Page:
Rocking curves of ^{1}P_{h} from the first crystal and ^{2}P_{h} from the second crystal are shown in Fig. 5(a). The FWHM of the curve ^{1}P_{h} is 9′′, which is twice as large as that of the curve ^{2}P_{h} of 4.5′′. The rocking curve of the first peak () of the mirage interference fringes, with an FWHM of 3.8′′, is shown in Fig. 5(b) (dots). It has an asymmetric form characteristic of the rocking curve from a weakly absorbing crystal. The slopes of both shoulders of the peak are steeper than those of ^{2}P_{h}. The rocking curve of ^{3}P_{h} from the third crystal is shown in Fig. 5(c) (dots). It also has an asymmetric form and is in good agreement with the curve (solid line) calculated by taking the absorption effect into account. The FWHM of the peak is 4′′. The rocking curves of ^{3}P_{h}, and ^{3}P_{t} +^{3}P_{lt} from the third crystal are shown in Fig. 6. The ordinate is the intensities and the abscissa is the incident angle. The origin of the angle (0) is taken at the center of ^{3}P_{h}, which corresponds to the Lorentz point. The mirage fringe intensity is measured by the SC1 after setting Slit 4 at the peak position of the curve of . ^{3}P_{t} is the intensity of the transmitted beam and ^{3}P_{lt} is the intensity of the emitted beam in the direction of the transmitted beam from the lateral surface of the crystal. These intensities are measured by the SC2. The sharp peak of , with an FWHM of 0.6′′, appears between the peaks of ^{3}P_{h} and ^{3}P_{t} +^{3}P_{lt}. The peaks of and ^{3}P_{t} + ^{3}P_{lt} appear on the negative angle side where the occurs.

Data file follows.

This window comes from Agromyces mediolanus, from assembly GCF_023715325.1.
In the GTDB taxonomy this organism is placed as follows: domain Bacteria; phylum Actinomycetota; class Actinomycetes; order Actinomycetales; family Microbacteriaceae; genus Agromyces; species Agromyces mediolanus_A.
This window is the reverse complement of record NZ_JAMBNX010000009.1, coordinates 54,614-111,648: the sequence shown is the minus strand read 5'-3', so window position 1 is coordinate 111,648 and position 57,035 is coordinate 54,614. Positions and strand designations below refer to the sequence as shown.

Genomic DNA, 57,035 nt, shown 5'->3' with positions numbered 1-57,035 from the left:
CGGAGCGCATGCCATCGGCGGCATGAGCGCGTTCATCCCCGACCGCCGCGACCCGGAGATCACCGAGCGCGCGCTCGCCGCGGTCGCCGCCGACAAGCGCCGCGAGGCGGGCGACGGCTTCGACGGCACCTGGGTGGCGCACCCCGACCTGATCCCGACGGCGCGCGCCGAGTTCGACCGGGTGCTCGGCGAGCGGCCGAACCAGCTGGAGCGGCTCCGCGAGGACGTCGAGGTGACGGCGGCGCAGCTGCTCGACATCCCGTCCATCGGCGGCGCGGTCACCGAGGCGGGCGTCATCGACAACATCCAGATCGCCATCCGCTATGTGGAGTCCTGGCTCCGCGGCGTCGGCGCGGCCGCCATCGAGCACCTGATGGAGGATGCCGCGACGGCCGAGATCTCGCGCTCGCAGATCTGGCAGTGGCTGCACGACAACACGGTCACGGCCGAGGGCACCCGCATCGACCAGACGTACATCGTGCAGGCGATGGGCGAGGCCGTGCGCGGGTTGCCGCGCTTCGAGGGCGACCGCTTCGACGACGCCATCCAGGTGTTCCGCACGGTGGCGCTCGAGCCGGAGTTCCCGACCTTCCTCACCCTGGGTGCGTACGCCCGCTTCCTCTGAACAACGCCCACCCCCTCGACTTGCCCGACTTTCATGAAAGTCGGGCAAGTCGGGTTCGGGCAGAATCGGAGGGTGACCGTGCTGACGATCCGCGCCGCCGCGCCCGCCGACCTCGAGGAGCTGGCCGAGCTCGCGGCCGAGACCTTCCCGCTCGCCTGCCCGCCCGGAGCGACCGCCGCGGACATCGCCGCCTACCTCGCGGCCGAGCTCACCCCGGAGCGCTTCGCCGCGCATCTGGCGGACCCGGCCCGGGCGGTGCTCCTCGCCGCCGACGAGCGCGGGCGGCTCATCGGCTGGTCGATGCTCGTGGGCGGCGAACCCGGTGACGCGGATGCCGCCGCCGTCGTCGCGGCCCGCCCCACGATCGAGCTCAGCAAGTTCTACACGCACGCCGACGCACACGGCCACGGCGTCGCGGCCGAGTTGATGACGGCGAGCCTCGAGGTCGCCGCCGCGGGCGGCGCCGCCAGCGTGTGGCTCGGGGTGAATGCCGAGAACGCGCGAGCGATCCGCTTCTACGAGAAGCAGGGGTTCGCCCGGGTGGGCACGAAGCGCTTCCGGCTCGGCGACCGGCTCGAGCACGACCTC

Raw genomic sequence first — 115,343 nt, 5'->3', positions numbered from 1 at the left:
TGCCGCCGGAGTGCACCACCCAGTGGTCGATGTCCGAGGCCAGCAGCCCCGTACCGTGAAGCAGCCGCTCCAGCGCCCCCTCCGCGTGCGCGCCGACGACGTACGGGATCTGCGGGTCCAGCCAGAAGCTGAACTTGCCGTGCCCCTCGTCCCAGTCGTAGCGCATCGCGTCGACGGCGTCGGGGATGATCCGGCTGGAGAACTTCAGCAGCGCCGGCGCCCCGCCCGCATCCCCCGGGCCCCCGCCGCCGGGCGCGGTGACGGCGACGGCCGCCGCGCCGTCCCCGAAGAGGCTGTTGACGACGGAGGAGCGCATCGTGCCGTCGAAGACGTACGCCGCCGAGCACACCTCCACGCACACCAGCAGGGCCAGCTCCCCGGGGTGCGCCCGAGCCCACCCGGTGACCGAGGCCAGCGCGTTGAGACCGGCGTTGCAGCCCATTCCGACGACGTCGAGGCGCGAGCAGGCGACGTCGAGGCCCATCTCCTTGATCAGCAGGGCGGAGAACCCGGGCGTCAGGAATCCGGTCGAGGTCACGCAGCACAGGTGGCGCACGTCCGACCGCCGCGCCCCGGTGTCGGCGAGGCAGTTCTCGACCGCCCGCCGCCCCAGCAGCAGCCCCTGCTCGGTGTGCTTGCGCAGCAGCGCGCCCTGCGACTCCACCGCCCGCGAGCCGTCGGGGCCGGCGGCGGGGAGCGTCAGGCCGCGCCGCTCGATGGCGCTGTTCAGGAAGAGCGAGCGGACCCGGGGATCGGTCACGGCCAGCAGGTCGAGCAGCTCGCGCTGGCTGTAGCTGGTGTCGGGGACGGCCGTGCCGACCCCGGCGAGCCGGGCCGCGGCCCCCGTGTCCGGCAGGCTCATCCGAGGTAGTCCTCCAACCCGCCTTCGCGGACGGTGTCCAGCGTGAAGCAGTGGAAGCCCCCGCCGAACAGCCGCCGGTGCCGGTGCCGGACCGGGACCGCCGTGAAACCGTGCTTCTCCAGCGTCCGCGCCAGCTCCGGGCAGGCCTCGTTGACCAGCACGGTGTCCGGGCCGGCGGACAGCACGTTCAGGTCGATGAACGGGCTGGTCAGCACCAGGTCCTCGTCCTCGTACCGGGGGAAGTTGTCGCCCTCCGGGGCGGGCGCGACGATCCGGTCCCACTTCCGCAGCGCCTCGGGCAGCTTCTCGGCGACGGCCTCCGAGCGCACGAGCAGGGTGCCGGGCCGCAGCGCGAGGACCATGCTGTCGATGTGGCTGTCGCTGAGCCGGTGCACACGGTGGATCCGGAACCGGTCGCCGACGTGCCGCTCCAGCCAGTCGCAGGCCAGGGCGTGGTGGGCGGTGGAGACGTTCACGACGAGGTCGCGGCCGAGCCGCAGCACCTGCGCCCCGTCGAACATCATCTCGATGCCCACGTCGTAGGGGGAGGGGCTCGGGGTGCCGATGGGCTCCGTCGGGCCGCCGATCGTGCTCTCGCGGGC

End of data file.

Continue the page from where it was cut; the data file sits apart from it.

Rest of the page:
In Fig. 7 are shown the four rocking curves for n = 1, 2, 3 and 4 from the third crystal, together with the rocking curves of ^{3}P_{t} + ^{3}P_{lt}. The origin of the angle is taken at the center of the peak of . Each curve of was measured by the SC1 after setting Slit 4 at the peak position of the mirage interference fringes, and the curve of ^{3}P_{t} + ^{3}P_{lt} was measured simultaneously by the SC2, as shown in Fig. 3(d). When n increases, the peak position of moves to the lower incident angle side, close to the peak of the curve ^{3}P_{t} + ^{3}P_{lt}. The angle difference between the two peaks and is 0.3′′. The average angle difference between two adjacent peaks is 0.1′′. The curve of ^{3}P_{t} + ^{3}P_{lt} shows two peaks: one, corresponding to the peak of ^{3}P_{lt}, appears around the origin, and the other, corresponding to the peak of the transmitted beam ^{3}P_{t}, appears around the angle of −1.3′′. When the rocking curves of the nth (n = 1, 2, 3 and 4) peak of the interference fringes are measured after setting Slit 4 at its peak position, the measured peak of ^{3}P_{t} + ^{3}P_{lt} stays at the same position as shown in Fig. 7. The peak of ^{3}P_{t} + ^{3}P_{lt} is a good reference point for the incident angle. It is possible to determine a very small angle difference between two peaks of and by measuring the curves of and ^{3}P_{t} + ^{3}P_{lt} simultaneously.